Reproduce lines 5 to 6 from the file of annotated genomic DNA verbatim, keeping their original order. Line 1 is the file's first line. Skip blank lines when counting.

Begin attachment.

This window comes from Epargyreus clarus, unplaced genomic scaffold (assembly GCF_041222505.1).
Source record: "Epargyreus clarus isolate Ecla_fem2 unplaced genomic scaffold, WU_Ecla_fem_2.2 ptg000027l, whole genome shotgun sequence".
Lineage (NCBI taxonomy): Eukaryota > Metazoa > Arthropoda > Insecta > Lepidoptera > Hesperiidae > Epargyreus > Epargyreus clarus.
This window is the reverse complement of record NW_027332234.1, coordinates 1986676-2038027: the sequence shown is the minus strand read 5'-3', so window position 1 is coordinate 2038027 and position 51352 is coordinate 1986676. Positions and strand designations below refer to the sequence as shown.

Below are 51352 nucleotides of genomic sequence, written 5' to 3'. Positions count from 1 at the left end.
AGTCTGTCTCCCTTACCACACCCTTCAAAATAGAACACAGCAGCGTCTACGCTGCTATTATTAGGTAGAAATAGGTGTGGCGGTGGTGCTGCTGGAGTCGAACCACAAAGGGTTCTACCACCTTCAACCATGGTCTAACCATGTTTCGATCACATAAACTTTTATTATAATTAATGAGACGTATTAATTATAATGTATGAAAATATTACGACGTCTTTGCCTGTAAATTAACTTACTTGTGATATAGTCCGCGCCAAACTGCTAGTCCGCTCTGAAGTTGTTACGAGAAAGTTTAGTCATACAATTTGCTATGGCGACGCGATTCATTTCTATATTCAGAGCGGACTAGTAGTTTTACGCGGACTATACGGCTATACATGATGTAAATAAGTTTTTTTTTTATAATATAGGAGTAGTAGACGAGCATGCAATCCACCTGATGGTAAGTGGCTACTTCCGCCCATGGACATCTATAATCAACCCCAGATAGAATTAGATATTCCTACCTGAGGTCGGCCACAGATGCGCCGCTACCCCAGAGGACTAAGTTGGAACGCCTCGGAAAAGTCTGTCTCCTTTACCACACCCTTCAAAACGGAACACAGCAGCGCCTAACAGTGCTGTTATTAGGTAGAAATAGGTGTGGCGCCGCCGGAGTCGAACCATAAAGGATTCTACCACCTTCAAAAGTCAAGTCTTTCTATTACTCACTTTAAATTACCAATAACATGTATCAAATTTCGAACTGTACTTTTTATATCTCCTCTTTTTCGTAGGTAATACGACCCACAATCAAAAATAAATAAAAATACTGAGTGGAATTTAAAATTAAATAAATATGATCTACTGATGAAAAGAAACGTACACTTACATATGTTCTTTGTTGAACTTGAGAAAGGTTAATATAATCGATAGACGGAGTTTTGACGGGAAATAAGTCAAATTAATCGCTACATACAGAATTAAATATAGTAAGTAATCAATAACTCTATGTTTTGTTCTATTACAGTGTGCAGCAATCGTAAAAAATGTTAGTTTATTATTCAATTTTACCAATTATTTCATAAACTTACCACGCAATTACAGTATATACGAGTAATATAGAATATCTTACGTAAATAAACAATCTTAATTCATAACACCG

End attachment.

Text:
Below are 51352 nucleotides of genomic sequence, written 5' to 3'. Positions count from 1 at the left end.
AGTCTGTCTCCCTTACCACACCCTTCAAAATAGAACACAGCAGCGTCTACGCTGCTATTATTAGGTAGAAATAGGTGTGGCGGTGGTGCTGCTGGAGTCGAACCACAAAGGGTTCTACCACCTTCAACCATGGTCTAACCATGTTTCGATCACATAAACTTTTATTATAATTAATGAGACGTATTAATTATAATGTATGAAAATATTACGACGTCTTTGCCTGTAAATTAACTTACTTGTGATATAGTCCGCGCCAAACTGCTAGTCCGCTCTGAAGTTGTTACGAGAAAGTTTAGTCATACAATTTGCTATGGCGACGCGATTCATTTCTATATTCAGAGCGGACTAGTAGTTTTACGCGGACTATACGGCTATACATGATGTAAATAAGTTTTTTTTTTATAATATAGGAGTAGTAGACGAGCATGCAATCCACCTGATGGTAAGTGGCTACTTCCGCCCATGGACATCTATAATCAACCCCAGATAGAATTAGATATTCCTACCTGAGGTCGGCCACAGATGCGCCGCTACCCCAGAGGACTAAGTTGGAACGCCTCGGAAAAGTCTGTCTCCTTTACCACACCCTTCAAAACGGAACACAGCAGCGCCTAACAGTGCTGTTATTAGGTAGAAATAGGTGTGGCGCCGCCGGAGTCGAACCATAAAGGATTCTACCACCTTCAAAAGTCAAGTCTTTCTATTACTCACTTTAAATTACCAATAACATGTATCAAATTTCGAACTGTACTTTTTATATCTCCTCTTTTTCGTAGGTAATACGACCCACAATCAAAAATAAATAAAAATACTGAGTGGAATTTAAAATTAAATAAATATGATCTACTGATGAAAAGAAACGTACACTTACATATGTTCTTTGTTGAACTTGAGAAAGGTTAATATAATCGATAGACGGAGTTTTGACGGGAAATAAGTCAAATTAATCGCTACATACAGAATTAAATATAGTAAGTAATCAATAACTCTATGTTTTGTTCTATTACAGTGTGCAGCAATCGTAAAAAATGTTAGTTTATTATTCAATTTTACCAATTATTTCATAAACTTACCACGCAATTACAGTATATACGAGTAATATAGAATATCTTACGTAAATAAACAATCTTAATTCATAACACCG